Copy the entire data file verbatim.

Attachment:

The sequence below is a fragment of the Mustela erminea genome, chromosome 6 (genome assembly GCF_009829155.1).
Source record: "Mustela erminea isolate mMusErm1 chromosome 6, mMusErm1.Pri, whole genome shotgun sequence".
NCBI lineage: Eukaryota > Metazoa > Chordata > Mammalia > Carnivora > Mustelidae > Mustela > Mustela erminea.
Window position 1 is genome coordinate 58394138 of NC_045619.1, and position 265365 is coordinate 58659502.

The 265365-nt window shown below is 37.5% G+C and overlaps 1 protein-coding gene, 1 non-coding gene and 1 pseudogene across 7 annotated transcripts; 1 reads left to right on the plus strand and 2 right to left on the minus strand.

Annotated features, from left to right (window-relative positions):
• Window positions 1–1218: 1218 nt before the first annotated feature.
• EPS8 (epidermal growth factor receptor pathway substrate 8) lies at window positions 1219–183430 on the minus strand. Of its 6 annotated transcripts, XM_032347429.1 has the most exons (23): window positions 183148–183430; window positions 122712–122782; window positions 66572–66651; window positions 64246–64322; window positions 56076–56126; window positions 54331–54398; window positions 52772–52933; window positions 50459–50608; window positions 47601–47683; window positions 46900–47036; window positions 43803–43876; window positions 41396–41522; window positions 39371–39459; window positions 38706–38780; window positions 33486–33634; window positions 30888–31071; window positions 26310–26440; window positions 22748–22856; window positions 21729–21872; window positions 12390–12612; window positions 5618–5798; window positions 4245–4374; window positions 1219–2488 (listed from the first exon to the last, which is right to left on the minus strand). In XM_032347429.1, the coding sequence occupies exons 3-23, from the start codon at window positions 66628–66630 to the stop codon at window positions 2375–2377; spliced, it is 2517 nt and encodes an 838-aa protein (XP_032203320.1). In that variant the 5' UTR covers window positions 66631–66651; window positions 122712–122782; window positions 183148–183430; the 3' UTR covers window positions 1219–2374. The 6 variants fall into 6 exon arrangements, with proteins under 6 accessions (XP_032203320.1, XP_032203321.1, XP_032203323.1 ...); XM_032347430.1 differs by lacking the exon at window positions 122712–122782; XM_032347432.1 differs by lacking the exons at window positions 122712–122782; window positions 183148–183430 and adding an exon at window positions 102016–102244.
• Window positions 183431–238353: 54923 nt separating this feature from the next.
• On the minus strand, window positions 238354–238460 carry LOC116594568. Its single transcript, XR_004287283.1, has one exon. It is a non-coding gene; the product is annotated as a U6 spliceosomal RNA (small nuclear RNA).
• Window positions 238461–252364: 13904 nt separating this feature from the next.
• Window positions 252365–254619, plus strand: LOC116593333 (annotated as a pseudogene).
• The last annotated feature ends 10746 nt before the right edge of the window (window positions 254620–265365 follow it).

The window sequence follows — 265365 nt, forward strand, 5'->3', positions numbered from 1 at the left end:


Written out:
The sequence below is a fragment of the Mustela erminea genome, chromosome 6 (genome assembly GCF_009829155.1).
Source record: "Mustela erminea isolate mMusErm1 chromosome 6, mMusErm1.Pri, whole genome shotgun sequence".
NCBI lineage: Eukaryota > Metazoa > Chordata > Mammalia > Carnivora > Mustelidae > Mustela > Mustela erminea.
Window position 1 is genome coordinate 58394138 of NC_045619.1, and position 265365 is coordinate 58659502.

The 265365-nt window shown below is 37.5% G+C and overlaps 1 protein-coding gene, 1 non-coding gene and 1 pseudogene across 7 annotated transcripts; 1 reads left to right on the plus strand and 2 right to left on the minus strand.

Annotated features, from left to right (window-relative positions):
• Window positions 1–1218: 1218 nt before the first annotated feature.
• EPS8 (epidermal growth factor receptor pathway substrate 8) lies at window positions 1219–183430 on the minus strand. Of its 6 annotated transcripts, XM_032347429.1 has the most exons (23): window positions 183148–183430; window positions 122712–122782; window positions 66572–66651; window positions 64246–64322; window positions 56076–56126; window positions 54331–54398; window positions 52772–52933; window positions 50459–50608; window positions 47601–47683; window positions 46900–47036; window positions 43803–43876; window positions 41396–41522; window positions 39371–39459; window positions 38706–38780; window positions 33486–33634; window positions 30888–31071; window positions 26310–26440; window positions 22748–22856; window positions 21729–21872; window positions 12390–12612; window positions 5618–5798; window positions 4245–4374; window positions 1219–2488 (listed from the first exon to the last, which is right to left on the minus strand). In XM_032347429.1, the coding sequence occupies exons 3-23, from the start codon at window positions 66628–66630 to the stop codon at window positions 2375–2377; spliced, it is 2517 nt and encodes an 838-aa protein (XP_032203320.1). In that variant the 5' UTR covers window positions 66631–66651; window positions 122712–122782; window positions 183148–183430; the 3' UTR covers window positions 1219–2374. The 6 variants fall into 6 exon arrangements, with proteins under 6 accessions (XP_032203320.1, XP_032203321.1, XP_032203323.1 ...); XM_032347430.1 differs by lacking the exon at window positions 122712–122782; XM_032347432.1 differs by lacking the exons at window positions 122712–122782; window positions 183148–183430 and adding an exon at window positions 102016–102244.
• Window positions 183431–238353: 54923 nt separating this feature from the next.
• On the minus strand, window positions 238354–238460 carry LOC116594568. Its single transcript, XR_004287283.1, has one exon. It is a non-coding gene; the product is annotated as a U6 spliceosomal RNA (small nuclear RNA).
• Window positions 238461–252364: 13904 nt separating this feature from the next.
• Window positions 252365–254619, plus strand: LOC116593333 (annotated as a pseudogene).
• The last annotated feature ends 10746 nt before the right edge of the window (window positions 254620–265365 follow it).

The window sequence follows — 265365 nt, forward strand, 5'->3', positions numbered from 1 at the left end: